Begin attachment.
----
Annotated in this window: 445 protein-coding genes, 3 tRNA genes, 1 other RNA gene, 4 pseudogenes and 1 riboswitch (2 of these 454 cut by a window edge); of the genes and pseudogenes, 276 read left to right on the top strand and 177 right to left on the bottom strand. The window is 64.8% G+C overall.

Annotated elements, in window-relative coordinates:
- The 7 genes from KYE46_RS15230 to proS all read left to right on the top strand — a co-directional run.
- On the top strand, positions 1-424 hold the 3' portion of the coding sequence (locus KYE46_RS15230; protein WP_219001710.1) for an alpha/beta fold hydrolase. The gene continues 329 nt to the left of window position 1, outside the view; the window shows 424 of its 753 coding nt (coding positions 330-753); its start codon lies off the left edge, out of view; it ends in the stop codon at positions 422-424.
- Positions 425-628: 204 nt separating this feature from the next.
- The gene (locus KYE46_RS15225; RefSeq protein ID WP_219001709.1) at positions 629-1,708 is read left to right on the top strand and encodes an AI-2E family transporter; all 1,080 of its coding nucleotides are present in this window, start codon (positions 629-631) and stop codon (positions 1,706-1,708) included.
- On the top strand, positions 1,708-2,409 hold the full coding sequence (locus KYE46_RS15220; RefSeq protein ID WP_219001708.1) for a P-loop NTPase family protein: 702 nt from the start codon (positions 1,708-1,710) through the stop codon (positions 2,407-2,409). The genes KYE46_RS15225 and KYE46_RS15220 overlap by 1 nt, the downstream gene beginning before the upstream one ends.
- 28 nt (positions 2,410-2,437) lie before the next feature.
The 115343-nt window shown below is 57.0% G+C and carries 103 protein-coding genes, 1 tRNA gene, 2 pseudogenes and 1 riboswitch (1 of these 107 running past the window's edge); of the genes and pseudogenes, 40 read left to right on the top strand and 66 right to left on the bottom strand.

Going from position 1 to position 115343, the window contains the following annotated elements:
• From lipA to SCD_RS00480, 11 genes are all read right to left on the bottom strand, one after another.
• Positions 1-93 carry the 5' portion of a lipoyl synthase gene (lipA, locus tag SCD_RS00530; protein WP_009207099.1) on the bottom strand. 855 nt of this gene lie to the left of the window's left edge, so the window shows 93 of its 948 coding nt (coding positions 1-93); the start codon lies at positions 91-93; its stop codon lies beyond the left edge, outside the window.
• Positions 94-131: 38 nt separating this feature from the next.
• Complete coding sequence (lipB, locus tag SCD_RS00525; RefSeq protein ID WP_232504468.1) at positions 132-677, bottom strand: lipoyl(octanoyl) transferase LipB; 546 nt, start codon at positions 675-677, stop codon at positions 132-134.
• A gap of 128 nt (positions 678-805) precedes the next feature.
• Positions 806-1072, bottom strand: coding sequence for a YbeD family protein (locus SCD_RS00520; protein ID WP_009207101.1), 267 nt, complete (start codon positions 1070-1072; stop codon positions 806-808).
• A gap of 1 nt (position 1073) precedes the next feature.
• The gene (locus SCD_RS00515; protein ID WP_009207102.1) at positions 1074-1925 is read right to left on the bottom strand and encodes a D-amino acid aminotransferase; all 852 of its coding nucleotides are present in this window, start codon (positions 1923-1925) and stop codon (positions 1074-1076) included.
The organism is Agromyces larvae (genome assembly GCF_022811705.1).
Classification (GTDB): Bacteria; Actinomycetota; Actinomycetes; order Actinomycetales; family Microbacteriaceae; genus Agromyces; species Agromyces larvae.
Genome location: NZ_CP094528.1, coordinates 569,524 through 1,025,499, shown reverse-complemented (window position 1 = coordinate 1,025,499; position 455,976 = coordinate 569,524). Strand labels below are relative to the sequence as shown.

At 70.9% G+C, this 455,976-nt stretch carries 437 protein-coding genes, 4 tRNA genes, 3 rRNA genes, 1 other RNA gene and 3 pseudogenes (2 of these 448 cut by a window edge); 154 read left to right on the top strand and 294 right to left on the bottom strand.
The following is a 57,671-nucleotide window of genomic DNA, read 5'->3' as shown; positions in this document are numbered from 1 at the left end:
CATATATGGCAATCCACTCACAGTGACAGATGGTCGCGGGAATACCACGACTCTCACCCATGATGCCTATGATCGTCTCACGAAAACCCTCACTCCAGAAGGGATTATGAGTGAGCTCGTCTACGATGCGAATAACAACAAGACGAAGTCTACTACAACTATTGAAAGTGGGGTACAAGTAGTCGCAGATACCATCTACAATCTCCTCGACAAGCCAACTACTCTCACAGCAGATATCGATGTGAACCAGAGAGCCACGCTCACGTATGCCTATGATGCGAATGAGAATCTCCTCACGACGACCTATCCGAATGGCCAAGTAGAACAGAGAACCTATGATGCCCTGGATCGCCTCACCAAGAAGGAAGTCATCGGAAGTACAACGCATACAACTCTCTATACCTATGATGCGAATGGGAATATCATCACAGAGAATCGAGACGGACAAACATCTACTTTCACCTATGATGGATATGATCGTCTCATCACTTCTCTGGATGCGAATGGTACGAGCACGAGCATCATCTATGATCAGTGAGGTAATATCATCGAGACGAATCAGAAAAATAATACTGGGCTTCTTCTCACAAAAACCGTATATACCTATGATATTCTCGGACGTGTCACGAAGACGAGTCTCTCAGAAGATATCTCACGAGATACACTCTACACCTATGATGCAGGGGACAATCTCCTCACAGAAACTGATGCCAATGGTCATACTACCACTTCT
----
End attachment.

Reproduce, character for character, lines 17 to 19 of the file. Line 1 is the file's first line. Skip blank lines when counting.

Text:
• A gap of 1 nt (position 1073) precedes the next feature.
• The gene (locus SCD_RS00515; protein ID WP_009207102.1) at positions 1074-1925 is read right to left on the bottom strand and encodes a D-amino acid aminotransferase; all 852 of its coding nucleotides are present in this window, start codon (positions 1923-1925) and stop codon (positions 1074-1076) included.
The organism is Agromyces larvae (genome assembly GCF_022811705.1).